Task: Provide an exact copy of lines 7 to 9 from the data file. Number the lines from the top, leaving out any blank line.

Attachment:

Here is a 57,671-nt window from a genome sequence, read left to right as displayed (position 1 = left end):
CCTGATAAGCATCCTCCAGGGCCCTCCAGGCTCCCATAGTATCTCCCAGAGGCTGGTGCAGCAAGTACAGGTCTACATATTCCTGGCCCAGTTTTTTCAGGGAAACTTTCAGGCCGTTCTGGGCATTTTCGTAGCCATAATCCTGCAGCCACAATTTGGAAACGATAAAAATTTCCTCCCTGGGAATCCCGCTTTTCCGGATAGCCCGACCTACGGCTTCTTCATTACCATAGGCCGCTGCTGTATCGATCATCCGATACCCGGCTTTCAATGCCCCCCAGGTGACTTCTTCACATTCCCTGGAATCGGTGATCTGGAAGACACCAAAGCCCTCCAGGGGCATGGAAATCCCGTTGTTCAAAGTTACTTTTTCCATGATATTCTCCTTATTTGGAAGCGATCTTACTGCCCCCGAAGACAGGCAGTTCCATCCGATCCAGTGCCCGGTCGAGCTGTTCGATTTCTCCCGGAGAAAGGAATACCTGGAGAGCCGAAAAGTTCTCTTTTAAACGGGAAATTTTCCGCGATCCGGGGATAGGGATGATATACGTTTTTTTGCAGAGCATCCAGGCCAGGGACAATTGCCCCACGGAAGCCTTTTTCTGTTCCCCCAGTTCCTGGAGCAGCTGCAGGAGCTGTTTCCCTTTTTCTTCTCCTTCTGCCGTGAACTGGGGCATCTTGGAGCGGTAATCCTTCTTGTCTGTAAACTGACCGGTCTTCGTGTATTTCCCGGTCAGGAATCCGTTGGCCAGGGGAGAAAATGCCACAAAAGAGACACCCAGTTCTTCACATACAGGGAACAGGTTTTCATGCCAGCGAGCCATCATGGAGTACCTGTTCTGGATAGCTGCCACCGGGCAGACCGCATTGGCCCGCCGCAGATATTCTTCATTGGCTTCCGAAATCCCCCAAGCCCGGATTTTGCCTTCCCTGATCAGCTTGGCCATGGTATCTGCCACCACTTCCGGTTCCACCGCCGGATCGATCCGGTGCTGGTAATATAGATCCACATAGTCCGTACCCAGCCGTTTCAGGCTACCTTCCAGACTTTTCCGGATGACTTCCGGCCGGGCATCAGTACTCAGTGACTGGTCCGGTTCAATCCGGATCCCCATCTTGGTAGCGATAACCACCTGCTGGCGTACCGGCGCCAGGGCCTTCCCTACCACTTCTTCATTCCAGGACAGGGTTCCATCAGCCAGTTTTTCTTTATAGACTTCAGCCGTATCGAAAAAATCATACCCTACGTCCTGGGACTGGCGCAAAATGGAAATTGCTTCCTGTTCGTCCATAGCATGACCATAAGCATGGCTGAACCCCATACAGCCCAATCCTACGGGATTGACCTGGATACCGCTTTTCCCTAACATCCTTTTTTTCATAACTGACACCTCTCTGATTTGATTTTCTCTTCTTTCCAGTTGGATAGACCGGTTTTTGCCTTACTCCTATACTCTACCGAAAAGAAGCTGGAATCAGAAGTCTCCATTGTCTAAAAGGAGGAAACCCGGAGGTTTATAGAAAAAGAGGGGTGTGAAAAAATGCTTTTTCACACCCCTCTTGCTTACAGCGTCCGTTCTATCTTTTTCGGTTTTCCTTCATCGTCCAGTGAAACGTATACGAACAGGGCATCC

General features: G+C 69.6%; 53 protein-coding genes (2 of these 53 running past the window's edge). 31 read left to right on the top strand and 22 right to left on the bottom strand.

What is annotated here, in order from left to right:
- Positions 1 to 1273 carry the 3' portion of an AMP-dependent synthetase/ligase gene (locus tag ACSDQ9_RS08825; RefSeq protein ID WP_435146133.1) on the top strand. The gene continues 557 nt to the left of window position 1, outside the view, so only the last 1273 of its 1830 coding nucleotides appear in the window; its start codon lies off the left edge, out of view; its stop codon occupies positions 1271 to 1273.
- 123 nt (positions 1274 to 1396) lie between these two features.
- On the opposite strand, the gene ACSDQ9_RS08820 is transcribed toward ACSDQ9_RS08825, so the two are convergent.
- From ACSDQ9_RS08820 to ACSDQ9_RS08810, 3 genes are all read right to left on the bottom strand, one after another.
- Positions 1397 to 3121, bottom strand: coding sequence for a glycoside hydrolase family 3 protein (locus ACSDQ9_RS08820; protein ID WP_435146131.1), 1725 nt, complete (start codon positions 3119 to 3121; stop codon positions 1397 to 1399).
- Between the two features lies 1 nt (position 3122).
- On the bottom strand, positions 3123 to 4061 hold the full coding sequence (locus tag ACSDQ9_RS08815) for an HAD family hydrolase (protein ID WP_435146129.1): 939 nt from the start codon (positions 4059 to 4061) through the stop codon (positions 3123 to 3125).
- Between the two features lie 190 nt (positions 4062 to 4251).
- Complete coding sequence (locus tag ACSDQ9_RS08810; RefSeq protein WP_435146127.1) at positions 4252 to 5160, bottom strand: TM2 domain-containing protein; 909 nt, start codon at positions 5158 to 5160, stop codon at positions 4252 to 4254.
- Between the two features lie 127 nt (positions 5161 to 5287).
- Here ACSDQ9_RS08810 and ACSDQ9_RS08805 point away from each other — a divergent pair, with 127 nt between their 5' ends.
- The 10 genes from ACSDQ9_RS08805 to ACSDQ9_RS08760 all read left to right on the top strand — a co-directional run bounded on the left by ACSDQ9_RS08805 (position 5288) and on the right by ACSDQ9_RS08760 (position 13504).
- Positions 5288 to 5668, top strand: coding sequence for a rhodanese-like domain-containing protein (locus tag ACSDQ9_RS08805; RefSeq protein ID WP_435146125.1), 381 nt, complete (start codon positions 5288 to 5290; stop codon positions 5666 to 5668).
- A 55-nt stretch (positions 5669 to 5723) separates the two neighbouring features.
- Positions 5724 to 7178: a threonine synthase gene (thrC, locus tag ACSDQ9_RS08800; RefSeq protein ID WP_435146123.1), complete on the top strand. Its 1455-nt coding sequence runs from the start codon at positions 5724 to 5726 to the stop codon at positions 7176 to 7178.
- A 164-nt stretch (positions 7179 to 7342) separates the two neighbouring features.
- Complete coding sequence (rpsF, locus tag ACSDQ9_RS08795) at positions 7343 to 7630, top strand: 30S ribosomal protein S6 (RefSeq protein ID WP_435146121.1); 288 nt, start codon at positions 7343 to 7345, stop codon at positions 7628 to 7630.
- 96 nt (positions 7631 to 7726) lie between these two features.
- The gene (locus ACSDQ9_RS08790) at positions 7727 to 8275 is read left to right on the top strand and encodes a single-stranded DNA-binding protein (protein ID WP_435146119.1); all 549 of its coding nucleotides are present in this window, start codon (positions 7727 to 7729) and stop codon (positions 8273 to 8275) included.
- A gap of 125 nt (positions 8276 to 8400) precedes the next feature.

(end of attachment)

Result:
- On the opposite strand, the gene ACSDQ9_RS08820 is transcribed toward ACSDQ9_RS08825, so the two are convergent.
- From ACSDQ9_RS08820 to ACSDQ9_RS08810, 3 genes are all read right to left on the bottom strand, one after another.
- Positions 1397 to 3121, bottom strand: coding sequence for a glycoside hydrolase family 3 protein (locus ACSDQ9_RS08820; protein ID WP_435146131.1), 1725 nt, complete (start codon positions 3119 to 3121; stop codon positions 1397 to 1399).